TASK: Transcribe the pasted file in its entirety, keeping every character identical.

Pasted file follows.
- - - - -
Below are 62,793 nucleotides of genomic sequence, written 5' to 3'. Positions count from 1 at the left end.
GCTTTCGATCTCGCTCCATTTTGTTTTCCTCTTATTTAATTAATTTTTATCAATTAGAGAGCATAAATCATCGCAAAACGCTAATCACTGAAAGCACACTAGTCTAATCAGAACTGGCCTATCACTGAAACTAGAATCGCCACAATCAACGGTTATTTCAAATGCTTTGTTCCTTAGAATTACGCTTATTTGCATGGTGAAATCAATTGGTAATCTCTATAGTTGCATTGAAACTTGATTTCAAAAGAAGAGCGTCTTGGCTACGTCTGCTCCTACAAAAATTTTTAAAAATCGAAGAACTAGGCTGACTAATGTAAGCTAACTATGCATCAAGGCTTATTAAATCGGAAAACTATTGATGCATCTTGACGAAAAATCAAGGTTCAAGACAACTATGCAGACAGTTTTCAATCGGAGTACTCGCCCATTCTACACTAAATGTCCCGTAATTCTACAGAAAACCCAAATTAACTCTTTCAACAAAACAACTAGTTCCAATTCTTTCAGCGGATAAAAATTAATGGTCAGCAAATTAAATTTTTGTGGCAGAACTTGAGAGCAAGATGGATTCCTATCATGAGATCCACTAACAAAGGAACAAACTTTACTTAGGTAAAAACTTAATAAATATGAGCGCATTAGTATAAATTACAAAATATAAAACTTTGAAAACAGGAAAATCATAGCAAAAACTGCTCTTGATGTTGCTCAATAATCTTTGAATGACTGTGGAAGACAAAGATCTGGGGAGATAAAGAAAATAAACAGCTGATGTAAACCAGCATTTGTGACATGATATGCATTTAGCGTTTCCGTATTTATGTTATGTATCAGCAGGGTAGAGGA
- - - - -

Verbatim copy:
Below are 62,793 nucleotides of genomic sequence, written 5' to 3'. Positions count from 1 at the left end.
GCTTTCGATCTCGCTCCATTTTGTTTTCCTCTTATTTAATTAATTTTTATCAATTAGAGAGCATAAATCATCGCAAAACGCTAATCACTGAAAGCACACTAGTCTAATCAGAACTGGCCTATCACTGAAACTAGAATCGCCACAATCAACGGTTATTTCAAATGCTTTGTTCCTTAGAATTACGCTTATTTGCATGGTGAAATCAATTGGTAATCTCTATAGTTGCATTGAAACTTGATTTCAAAAGAAGAGCGTCTTGGCTACGTCTGCTCCTACAAAAATTTTTAAAAATCGAAGAACTAGGCTGACTAATGTAAGCTAACTATGCATCAAGGCTTATTAAATCGGAAAACTATTGATGCATCTTGACGAAAAATCAAGGTTCAAGACAACTATGCAGACAGTTTTCAATCGGAGTACTCGCCCATTCTACACTAAATGTCCCGTAATTCTACAGAAAACCCAAATTAACTCTTTCAACAAAACAACTAGTTCCAATTCTTTCAGCGGATAAAAATTAATGGTCAGCAAATTAAATTTTTGTGGCAGAACTTGAGAGCAAGATGGATTCCTATCATGAGATCCACTAACAAAGGAACAAACTTTACTTAGGTAAAAACTTAATAAATATGAGCGCATTAGTATAAATTACAAAATATAAAACTTTGAAAACAGGAAAATCATAGCAAAAACTGCTCTTGATGTTGCTCAATAATCTTTGAATGACTGTGGAAGACAAAGATCTGGGGAGATAAAGAAAATAAACAGCTGATGTAAACCAGCATTTGTGACATGATATGCATTTAGCGTTTCCGTATTTATGTTATGTATCAGCAGGGTAGAGGA